When neighbors don't know their boundaries...

One morning last week I walked to my garden to check on my Knockout roses. I was so excited to see if they had any new buds. There were no new buds, instead I saw that both bushes had been clipped to within 5 inches of the ground and the clipped branches were sitting haphazardly around the bushes...what in the world had happened? I was upset…

Once inside my house I placed the clipped branches in a vase—I’d might as well enjoy the roses inside if I couldn’t outside—then I started my search on the cause of the destruction. I googled around for a while and discovered that rabbits, squirrels, and deer are known to debranch Knockout roses. I was fairly certain it wasn’t a deer, as I didn’t see any deer prints in the soil, so it must have been a rabbit or squirrel that had been trimming by roses. I’ve never seen a rabbit in my yard, but red squirrels I have in abundance.

I knew that killing the red squirrel(s) wasn’t an option for me! The squirrel was only trying to eat a delicious meal, but I wanted him to enjoy his meals in a different location. From past experience—with a woodchuck—I knew about Havahart traps, which humanely capture  nuisance animals. So off to Home Depot I went, and purchased a small Havahart two door trap. I used peanut butter, honey nut cheerios, and a sliced up strawberry to bait the trap. I placed it next to one of my, now very sad looking, rose bushes and hoped for the best.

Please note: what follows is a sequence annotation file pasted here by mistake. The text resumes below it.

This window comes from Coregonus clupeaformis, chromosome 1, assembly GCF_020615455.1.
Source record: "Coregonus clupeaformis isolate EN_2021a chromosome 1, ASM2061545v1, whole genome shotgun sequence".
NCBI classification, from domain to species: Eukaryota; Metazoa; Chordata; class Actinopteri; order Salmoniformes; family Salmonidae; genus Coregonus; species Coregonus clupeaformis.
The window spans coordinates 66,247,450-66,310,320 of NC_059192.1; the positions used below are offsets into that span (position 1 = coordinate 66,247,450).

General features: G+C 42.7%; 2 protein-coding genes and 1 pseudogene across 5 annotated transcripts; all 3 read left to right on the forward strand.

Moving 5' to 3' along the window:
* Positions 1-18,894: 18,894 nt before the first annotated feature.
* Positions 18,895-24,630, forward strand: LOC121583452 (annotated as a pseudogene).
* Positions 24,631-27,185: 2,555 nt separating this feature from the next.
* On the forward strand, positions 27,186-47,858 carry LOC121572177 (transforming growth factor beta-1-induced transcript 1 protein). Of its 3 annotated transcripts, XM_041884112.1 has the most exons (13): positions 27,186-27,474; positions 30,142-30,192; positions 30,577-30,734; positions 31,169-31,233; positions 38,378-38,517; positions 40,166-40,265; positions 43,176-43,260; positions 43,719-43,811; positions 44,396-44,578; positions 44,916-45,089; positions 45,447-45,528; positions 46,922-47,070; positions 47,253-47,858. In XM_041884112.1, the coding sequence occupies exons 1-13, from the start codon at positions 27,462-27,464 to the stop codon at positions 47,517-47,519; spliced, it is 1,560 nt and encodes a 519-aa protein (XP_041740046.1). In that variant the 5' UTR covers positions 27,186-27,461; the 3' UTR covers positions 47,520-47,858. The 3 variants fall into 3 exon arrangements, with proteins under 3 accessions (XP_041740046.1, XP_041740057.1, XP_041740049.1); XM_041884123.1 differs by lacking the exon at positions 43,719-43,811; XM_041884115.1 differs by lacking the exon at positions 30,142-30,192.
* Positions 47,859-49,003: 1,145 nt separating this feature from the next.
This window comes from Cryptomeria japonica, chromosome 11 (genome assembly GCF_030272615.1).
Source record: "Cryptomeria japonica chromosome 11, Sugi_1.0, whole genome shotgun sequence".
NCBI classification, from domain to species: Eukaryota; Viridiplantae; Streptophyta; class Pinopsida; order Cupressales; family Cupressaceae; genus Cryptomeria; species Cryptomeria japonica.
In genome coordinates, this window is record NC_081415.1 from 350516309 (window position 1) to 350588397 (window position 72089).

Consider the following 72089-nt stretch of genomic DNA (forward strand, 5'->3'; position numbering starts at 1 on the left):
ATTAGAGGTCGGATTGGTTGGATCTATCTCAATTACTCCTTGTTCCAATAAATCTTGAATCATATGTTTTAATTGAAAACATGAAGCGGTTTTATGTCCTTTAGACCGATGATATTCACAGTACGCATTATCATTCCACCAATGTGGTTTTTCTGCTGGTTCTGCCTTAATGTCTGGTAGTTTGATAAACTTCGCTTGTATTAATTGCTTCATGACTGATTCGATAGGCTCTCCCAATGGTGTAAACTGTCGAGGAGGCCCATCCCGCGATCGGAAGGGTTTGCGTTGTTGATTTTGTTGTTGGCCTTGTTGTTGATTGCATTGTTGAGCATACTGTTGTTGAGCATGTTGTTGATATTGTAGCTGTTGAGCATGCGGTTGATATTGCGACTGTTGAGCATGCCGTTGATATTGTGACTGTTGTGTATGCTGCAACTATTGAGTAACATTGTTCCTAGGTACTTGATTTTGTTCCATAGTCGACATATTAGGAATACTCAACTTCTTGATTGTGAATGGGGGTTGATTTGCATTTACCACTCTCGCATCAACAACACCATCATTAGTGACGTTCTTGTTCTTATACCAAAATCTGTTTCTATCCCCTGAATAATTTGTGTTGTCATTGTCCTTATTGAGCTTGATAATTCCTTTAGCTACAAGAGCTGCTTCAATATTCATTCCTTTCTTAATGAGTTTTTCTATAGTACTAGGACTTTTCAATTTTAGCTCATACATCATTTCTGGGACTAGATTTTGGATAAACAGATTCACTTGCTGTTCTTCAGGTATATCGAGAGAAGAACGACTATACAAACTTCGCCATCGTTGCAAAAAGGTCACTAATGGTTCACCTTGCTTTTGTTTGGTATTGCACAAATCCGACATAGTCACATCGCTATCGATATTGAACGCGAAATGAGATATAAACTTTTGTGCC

My beautiful blossoms clipped 5 inches from the ground and discarded.

My beautiful blossoms clipped 5 inches from the ground and discarded.

Havahart trap locked loaded and ready to go into my garden!

What animal will be the next to relocate to the apple tree?

Chipmunk being transported unharmed in the cage.

The next morning much to my delight and dismay I had captured a chipmunk. I was happy to have trapped something, but not quite sure of the best place for his new home and the safest way to do it. The instructions included with the Havahart trap suggested covering the cage with a towel to calm the animal for transportation to its new home. After some thought I decided to relocate him—the chipmunk— to a beautiful piece of land about 7 miles away from my home. It has a stream for water and apple trees for him to eat. After a short drive, when I removed the towel covering and opened the trap doors he quickly ran out of the cage and up the apple tree

Since my first relocation, I have moved an additional chipmunk, a red squirrel, and a mouse to the same piece of land. Four captures and releases in 3 days—not bad for a beginner! I am happy to have them gone and hope my Knockout roses recover quickly. I have added some perennials to the garden and hope no one decides they look good enough to eat!